Physical mechanisms influencing localized patterns of temperature variability and coral bleaching within a system of reef atolls

Rebecca H. Green, Ryan J. Lowe, Mark L. Buckley, Taryn Foster, James P. Gilmour

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6 Citations (Scopus)

Abstract

Interactions between oceanic and atmospheric processes within coral reefs can significantly alter local-scale (<km) water temperatures, and consequently drive variations in heat stress and bleaching severity. The Scott Reef atoll system was one of many reefs affected by the 2015–2016 mass coral bleaching event across tropical Australia, and specifically experienced sea surface temperature anomalies of 2 °C that caused severe mass bleaching (> 60%) over most of this system; however, the bleaching patterns were not uniform. Little is known about the processes governing thermodynamic variability within atolls, particularly those that are dominated by large amplitude tides. Here, we identify three mechanisms at Scott Reef that alleviated heat stress during the marine heatwave in 2016: (1) the cool wake of a tropical cyclone that induced temperature drops of 1.3 °C over a period of 8 days; (2) air–sea heat fluxes that interacted with the reef morphology during neap tides at one of the atolls to reduce water temperatures by up to 2.9 °C; (3) internal tidal processes that forced deeper and cooler water (up to 2.7 °C) into some sections of the shallow reefs. The latter two processes created localized areas of reduced temperatures that led to lower incidences of coral bleaching for parts of the reef. We predict these processes are likely to occur in other similar tide-dominated reef environments worldwide. Identifying locations where physical processes reduce heat stress will likely be critical for coral reefs in the future, by maintaining communities that can help facilitate local recovery of reefs following bleaching events that are expected to increase in frequency and severity in the coming decades.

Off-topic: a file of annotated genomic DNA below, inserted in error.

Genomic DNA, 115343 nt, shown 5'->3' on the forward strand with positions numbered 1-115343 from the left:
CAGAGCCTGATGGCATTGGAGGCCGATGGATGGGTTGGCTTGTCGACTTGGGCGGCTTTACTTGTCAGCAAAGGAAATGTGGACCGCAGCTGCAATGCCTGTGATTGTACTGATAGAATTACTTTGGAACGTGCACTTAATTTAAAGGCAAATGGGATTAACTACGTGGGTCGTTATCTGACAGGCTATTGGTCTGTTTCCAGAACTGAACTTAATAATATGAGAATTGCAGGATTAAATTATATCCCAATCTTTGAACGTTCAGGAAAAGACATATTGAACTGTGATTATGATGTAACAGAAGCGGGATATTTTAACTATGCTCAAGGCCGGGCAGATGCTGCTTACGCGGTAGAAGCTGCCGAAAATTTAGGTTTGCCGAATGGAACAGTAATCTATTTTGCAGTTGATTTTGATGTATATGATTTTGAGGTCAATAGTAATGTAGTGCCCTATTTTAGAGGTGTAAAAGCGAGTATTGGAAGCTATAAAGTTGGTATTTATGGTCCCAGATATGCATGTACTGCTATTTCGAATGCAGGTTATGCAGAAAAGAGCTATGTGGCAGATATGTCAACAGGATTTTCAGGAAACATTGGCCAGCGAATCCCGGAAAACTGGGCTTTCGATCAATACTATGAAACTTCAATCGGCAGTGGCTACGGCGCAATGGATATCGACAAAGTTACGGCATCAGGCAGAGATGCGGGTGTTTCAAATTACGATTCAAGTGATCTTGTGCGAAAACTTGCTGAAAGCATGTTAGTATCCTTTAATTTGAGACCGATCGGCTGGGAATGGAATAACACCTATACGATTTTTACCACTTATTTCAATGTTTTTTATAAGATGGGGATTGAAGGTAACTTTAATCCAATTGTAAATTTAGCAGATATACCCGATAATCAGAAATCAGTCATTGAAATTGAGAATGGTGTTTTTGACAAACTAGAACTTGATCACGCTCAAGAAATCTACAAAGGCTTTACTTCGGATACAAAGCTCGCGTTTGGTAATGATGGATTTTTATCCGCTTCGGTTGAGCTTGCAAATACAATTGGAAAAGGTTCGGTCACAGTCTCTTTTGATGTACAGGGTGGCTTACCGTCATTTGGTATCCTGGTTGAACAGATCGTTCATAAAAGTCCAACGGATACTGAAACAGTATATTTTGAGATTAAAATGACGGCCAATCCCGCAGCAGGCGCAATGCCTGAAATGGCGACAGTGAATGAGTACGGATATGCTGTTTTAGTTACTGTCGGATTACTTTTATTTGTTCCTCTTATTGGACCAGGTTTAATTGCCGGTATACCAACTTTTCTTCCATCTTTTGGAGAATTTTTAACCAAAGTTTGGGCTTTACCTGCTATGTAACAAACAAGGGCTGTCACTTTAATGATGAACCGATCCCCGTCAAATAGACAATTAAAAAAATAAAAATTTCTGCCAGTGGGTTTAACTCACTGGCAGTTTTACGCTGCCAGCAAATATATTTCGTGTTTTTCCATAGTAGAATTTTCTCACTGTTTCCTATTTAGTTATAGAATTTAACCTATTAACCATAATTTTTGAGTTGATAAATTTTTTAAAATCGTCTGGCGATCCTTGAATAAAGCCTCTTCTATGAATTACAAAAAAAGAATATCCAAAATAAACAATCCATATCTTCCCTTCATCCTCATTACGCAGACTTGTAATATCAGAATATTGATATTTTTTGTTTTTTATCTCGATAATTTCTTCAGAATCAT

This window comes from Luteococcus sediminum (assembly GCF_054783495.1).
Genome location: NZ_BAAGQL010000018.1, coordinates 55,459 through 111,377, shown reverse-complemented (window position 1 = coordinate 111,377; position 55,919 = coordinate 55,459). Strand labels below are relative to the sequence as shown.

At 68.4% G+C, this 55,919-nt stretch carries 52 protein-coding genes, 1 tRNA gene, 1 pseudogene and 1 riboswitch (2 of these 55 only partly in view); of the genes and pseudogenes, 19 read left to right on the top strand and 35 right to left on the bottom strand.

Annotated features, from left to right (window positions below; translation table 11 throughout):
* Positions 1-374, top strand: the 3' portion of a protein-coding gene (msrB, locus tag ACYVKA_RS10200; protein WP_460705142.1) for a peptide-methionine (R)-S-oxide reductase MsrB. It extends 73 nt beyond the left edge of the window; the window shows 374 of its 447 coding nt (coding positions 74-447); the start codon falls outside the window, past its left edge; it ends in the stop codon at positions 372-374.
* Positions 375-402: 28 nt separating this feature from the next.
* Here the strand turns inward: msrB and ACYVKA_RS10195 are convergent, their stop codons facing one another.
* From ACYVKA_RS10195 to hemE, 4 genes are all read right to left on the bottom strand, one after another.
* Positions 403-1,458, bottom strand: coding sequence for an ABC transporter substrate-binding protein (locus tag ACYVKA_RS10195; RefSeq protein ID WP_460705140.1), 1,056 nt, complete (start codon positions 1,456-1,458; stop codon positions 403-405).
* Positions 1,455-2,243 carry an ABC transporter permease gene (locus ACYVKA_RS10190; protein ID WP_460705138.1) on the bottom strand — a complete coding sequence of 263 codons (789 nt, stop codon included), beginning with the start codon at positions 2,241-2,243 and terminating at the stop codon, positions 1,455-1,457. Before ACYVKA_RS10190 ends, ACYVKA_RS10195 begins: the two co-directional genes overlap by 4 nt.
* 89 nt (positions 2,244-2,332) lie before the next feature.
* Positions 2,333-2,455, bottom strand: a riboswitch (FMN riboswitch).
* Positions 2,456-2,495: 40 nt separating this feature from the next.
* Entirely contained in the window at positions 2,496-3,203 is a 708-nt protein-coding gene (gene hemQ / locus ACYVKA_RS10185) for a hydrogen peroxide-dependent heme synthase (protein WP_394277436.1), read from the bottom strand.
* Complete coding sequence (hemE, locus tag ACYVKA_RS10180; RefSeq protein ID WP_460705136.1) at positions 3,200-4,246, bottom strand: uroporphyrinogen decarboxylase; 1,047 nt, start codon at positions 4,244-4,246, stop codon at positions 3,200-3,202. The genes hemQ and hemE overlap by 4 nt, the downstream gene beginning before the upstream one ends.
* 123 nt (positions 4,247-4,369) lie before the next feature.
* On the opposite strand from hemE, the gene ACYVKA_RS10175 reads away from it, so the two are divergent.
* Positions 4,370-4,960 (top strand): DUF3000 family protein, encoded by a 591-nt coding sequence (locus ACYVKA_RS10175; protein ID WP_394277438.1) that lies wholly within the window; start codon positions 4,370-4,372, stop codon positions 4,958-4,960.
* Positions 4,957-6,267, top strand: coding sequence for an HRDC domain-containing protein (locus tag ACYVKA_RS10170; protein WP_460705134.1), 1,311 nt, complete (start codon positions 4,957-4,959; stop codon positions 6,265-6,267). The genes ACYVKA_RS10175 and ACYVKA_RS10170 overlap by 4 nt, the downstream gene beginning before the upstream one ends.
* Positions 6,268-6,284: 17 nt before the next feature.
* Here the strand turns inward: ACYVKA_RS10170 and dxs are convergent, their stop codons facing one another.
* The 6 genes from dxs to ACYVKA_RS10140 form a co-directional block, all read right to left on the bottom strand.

Original languageEnglish
Number of pages13
JournalCoral Reefs
DOIs
Publication statusE-pub ahead of print - 18 Feb 2019

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atolls
coral bleaching
reefs
reef
tides
temperature
tide
bleaching
coral reefs
coral reef
heat stress
hurricanes
tropical cyclone
angle of incidence
coolers
thermodynamics
heat flux
water temperature
heat

Cite this

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title = "Physical mechanisms influencing localized patterns of temperature variability and coral bleaching within a system of reef atolls",
abstract = "Interactions between oceanic and atmospheric processes within coral reefs can significantly alter local-scale ( 60{\%}) over most of this system; however, the bleaching patterns were not uniform. Little is known about the processes governing thermodynamic variability within atolls, particularly those that are dominated by large amplitude tides. Here, we identify three mechanisms at Scott Reef that alleviated heat stress during the marine heatwave in 2016: (1) the cool wake of a tropical cyclone that induced temperature drops of 1.3 °C over a period of 8 days; (2) air–sea heat fluxes that interacted with the reef morphology during neap tides at one of the atolls to reduce water temperatures by up to 2.9 °C; (3) internal tidal processes that forced deeper and cooler water (up to 2.7 °C) into some sections of the shallow reefs. The latter two processes created localized areas of reduced temperatures that led to lower incidences of coral bleaching for parts of the reef. We predict these processes are likely to occur in other similar tide-dominated reef environments worldwide. Identifying locations where physical processes reduce heat stress will likely be critical for coral reefs in the future, by maintaining communities that can help facilitate local recovery of reefs following bleaching events that are expected to increase in frequency and severity in the coming decades.",